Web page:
Let’s say that, mid-oversharing, I thought better about writing a Facebook post about how the rash has now spread to my … (cue the backspacing, the select all/delete, hitting cancel or whatever it takes to avoid telling the world about that itch).
If that text were a Facebook status update (or a Twitter tweet, a Yahoo email, a comment on a blog or any other typing on a web page), cancelling it doesn’t, theoretically, really matter: what I wrote could still have been recorded, even if I decided not to post it.
That’s a point brought up on Friday by Jennifer Golbeck, director of the Human-Computer Interaction Lab and an associate professor at the University of Maryland.
Slate published an article Golbeck wrote up about a paper, titled Self-Censorship on Facebook (PDF), that describes a study conducted by two Facebook researchers: Sauvik Das, a PhD student at Carnegie Mellon and summer software engineer intern at Facebook, and Adam Kramer, a Facebook data scientist.
Over the course of 17 days in July 2012, the two researchers collected self-censorship data from a random sample of about 5 million English-speaking Facebook users in the US or UK.
How did they know when one of the Facebook users under their microscope had decided to back out of a post?
That’s simple as pie, really: they used code they had embedded in the web pages to determine if anything had been typed into the forms in which we compose status updates or comment on people’s posts.
To protect users’ privacy the researchers decided to record “only the presence or absence of text entered, not the keystrokes or content”. A quote that serves as a helpful reminder that they could have tracked your keystrokes if they had wanted to.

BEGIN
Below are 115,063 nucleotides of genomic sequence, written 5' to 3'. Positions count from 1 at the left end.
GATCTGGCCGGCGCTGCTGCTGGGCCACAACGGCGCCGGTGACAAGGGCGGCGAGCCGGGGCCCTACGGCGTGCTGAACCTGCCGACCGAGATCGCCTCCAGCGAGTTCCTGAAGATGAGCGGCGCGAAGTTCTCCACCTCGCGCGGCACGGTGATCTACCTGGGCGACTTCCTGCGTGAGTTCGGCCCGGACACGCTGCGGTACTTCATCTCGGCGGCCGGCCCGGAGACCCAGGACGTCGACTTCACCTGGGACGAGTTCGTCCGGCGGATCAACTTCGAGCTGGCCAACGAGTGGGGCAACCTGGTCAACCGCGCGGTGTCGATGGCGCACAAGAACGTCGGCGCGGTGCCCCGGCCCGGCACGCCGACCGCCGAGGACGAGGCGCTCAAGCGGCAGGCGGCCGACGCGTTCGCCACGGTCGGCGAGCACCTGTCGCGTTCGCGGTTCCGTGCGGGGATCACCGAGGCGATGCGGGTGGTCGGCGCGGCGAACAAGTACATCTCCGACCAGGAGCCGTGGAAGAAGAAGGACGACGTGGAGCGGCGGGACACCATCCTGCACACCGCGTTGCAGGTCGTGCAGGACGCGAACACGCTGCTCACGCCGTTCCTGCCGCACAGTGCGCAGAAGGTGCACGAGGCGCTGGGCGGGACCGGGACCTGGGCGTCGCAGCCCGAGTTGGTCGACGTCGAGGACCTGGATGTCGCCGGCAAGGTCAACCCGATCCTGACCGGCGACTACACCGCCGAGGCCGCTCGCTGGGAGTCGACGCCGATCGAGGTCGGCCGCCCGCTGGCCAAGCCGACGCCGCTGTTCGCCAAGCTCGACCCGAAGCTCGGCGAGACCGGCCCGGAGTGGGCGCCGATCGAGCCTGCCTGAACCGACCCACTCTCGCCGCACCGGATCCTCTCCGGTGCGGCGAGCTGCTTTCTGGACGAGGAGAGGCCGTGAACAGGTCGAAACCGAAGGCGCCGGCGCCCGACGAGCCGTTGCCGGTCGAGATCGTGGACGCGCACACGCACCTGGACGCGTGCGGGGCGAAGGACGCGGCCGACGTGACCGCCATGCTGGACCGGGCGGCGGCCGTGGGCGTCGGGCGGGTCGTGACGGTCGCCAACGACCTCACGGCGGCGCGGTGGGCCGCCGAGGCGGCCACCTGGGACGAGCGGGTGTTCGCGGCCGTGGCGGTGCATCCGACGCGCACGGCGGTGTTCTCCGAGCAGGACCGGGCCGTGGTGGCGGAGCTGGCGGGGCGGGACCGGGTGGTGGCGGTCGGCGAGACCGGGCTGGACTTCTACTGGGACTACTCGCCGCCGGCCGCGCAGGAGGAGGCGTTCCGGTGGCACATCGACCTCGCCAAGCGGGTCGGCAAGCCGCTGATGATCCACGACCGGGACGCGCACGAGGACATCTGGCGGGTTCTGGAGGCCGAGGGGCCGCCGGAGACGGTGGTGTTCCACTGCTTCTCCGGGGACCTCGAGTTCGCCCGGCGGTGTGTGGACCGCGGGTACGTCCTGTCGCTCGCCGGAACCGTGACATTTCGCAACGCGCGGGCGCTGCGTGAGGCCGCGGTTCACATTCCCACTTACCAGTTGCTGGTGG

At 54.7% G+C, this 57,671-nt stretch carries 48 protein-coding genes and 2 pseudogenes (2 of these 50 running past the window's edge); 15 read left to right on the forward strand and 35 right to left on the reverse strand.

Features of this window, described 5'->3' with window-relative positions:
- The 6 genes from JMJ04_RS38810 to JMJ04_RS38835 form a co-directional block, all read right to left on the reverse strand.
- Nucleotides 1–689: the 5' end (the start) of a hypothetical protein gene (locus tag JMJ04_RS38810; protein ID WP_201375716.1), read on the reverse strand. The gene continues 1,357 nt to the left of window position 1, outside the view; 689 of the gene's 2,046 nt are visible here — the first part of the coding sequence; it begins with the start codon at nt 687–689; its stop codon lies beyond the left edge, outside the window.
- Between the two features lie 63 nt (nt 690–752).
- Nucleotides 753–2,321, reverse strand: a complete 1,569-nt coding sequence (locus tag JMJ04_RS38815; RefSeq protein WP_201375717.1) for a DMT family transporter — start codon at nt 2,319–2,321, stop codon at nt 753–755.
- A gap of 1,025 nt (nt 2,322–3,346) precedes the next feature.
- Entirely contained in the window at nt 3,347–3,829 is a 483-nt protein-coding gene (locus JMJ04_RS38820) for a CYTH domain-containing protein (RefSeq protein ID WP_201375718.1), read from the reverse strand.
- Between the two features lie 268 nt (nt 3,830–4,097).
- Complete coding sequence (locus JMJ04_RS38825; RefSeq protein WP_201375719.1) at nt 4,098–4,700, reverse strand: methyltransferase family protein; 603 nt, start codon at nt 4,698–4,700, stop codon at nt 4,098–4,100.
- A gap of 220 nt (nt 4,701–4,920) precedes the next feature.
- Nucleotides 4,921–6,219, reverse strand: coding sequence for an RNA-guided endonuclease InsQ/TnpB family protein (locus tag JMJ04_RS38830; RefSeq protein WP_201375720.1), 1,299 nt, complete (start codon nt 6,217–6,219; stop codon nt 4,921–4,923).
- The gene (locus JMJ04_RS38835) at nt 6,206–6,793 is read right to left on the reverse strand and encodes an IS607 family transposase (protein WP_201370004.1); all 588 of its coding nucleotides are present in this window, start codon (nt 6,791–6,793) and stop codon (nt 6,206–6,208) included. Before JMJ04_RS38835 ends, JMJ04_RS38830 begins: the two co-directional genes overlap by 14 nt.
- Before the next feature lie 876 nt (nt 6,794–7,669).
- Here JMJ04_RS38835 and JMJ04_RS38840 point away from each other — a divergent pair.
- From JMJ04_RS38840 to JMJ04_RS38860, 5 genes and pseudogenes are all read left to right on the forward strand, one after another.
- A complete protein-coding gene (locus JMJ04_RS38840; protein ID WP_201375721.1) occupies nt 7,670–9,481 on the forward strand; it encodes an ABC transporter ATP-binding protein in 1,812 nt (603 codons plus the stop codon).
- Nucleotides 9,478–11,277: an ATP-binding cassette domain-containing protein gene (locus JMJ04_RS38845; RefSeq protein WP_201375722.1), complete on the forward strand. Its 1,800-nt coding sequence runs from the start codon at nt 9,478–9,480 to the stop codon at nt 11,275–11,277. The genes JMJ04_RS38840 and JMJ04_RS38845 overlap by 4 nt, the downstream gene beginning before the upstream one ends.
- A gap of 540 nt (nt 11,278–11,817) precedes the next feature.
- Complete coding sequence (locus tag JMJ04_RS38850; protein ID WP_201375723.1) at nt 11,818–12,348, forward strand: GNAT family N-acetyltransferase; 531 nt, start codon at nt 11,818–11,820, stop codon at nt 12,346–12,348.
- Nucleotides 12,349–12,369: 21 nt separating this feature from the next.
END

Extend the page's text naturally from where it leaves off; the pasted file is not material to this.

(Note: logging keystrokes is no super secret, privacy-sucking vampire sauce. It’s plain old Web 1.0. This is not news, but it’s certainly worth repeating: anybody with a website can capture what you type, as you type it, if they want to.)
The researchers tracked that a user had started writing content only if a Facebook user typed at least five characters into a compose or comment box. If the content wasn’t shared within 10 minutes, it was marked as self-censored.
Why in the world would Facebook, Twitter, or similar care so much about my rash and subsequent decision not to tell the world about it?
While second thoughts come in handy to stop people who might otherwise post truly embarrassing Facebook or other social media content, as far as the social networks themselves are concerned, self-censoring users just starve sites of the content they otherwise feed upon.
From the paper:
Users and their audience could fail to achieve potential social value from not sharing certain content, and the [social network] loses value from the lack of content generation...
... Understanding the conditions under which censorship occurs presents an opportunity to gain further insight into both how users use social media and how to improve [social networks] to better minimize use-cases where present solutions might unknowingly promote value diminishing self-censorship
In her Slate article, Golbeck interprets Facebook’s 17-day collection of self-censorship data for this research to be an invasion of privacy in that, as she writes, “the things you explicitly choose not to share aren’t entirely private.”
The problem with this thinking is that it conflates two things: 1) Facebook’s ability to capture data about users who started typing something but then didn’t publish it, and 2) the incorrect notion that Facebook tracked the content of what users typed.